I once drank so much fluid before giving a sample (I didn’t want to stick around all night) that the tech told me that had it been a DOT test, they would have disqualified me. (For some strange reason that I could never figure out, ramp agents weren’t “covered” employees under the DOT drug testing rules, but flight attendants were.)

One time, I was on the midnight shift, and I ended up making $100 in overtime pay just to give a sample. I was proud of that one…

Hank Hill October 23, 2009 at 12:46 pm

I don’t understand the emphasis on drug screens. You can generally tell when someone shows up strung out. If they do, don’t hire them.

And let’s be honest- how is smoking marijuana on one’s off hours going to affect their job performance? I’d really like for someone to explain that to me. I don’t even use marijuana, but I still think that testing for it is absurd- especially since it stays in your system for such a long time after you’ve used it. Someone could have last smoked two weeks ago and still test positive. If they were a heavy pot smoker, it could still be there six months after the last time they used.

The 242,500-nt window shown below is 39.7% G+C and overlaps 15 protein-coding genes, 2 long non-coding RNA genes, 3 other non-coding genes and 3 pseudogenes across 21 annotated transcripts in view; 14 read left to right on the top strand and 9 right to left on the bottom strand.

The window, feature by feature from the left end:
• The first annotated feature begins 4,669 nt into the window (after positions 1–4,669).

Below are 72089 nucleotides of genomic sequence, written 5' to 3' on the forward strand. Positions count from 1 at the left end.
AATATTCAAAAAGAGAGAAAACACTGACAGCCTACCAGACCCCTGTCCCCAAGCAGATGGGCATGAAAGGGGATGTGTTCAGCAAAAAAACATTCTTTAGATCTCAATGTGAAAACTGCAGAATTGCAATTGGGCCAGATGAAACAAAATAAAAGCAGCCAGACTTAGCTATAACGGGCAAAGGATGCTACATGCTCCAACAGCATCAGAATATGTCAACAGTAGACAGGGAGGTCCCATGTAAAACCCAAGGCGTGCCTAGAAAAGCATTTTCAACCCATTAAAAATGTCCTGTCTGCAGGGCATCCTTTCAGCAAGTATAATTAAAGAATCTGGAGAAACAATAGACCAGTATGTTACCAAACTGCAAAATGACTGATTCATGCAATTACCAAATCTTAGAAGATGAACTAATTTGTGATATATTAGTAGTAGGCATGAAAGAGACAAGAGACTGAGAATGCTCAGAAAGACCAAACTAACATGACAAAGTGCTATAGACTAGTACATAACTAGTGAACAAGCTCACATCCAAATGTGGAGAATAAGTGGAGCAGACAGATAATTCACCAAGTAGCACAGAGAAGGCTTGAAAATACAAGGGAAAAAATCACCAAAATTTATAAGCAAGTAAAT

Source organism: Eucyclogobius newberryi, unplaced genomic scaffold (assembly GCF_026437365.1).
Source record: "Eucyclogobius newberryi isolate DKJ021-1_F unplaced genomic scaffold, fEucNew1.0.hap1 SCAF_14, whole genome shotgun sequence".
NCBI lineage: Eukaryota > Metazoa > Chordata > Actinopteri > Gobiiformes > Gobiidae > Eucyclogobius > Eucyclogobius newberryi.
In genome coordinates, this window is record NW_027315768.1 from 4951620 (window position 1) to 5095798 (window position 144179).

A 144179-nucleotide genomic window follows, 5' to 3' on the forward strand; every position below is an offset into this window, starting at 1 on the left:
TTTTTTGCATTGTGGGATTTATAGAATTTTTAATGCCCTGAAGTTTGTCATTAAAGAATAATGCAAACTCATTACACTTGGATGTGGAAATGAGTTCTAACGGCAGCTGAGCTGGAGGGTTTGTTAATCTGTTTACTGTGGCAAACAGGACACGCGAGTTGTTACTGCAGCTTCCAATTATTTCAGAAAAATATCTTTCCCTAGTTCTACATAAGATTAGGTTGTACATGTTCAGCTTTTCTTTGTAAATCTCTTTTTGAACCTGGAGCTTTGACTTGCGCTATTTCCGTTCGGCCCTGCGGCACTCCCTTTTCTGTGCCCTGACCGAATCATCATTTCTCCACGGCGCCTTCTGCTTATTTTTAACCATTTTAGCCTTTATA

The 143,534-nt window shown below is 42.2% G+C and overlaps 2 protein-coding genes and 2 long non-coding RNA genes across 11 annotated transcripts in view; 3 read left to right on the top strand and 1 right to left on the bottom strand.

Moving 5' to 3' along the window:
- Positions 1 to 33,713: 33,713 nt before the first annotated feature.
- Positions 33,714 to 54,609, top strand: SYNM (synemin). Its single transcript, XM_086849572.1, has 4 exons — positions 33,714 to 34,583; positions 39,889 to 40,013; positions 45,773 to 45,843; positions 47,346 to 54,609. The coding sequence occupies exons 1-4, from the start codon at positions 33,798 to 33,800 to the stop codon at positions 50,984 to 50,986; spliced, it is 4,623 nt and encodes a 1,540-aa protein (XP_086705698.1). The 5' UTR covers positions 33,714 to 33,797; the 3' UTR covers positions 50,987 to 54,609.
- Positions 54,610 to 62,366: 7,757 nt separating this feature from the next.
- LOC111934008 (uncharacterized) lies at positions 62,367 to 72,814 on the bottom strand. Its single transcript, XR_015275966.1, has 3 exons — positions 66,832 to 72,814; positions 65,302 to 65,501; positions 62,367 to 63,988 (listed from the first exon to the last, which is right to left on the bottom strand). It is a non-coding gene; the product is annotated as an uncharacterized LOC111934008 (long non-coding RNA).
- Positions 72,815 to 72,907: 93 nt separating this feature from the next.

Jobu October 23, 2009 at 12:49 pm

Ridiculous that people even have to do drug tests, unless they are working as pilots or firefighters. Manage to performance. If someone smokes weed on occasion but is brilliant, you fire them?
I tell you- you Americans are messed up.

Sabrina October 23, 2009 at 1:50 pm

Well Kerry DID work for an airline and I’ll wager she knows quite a few people in that industry. So likely they ARE pilots, Jobu. Other countries have their hiring quirks too, it’s not just America.

Kerry Sandberg Scott October 23, 2009 at 2:18 pm

Anonymous—I never understood why rampers weren’t covered either…but then, the government makes lots of decisions I don’t understand.

Hank and Jobu—actually, my personal feeling is that there are lots of jobs where I don’t care that much whether someone smokes pot on the weekends. If the company has a random testing policy, I support and administer the policy, because that’s my job…but I’ve never suggested a company implement one.

But there are some jobs where I definitely care if you use drugs anytime. Jobu, you mentioned pilots and firefighters, and I’d agree with those…but I also don’t want a doctor, or a nurse, or a cop, or a semi driver, or a bunch of other people who are recreational drug users. In jobs where someone’s safety is on the line, it makes a difference (to me anyway).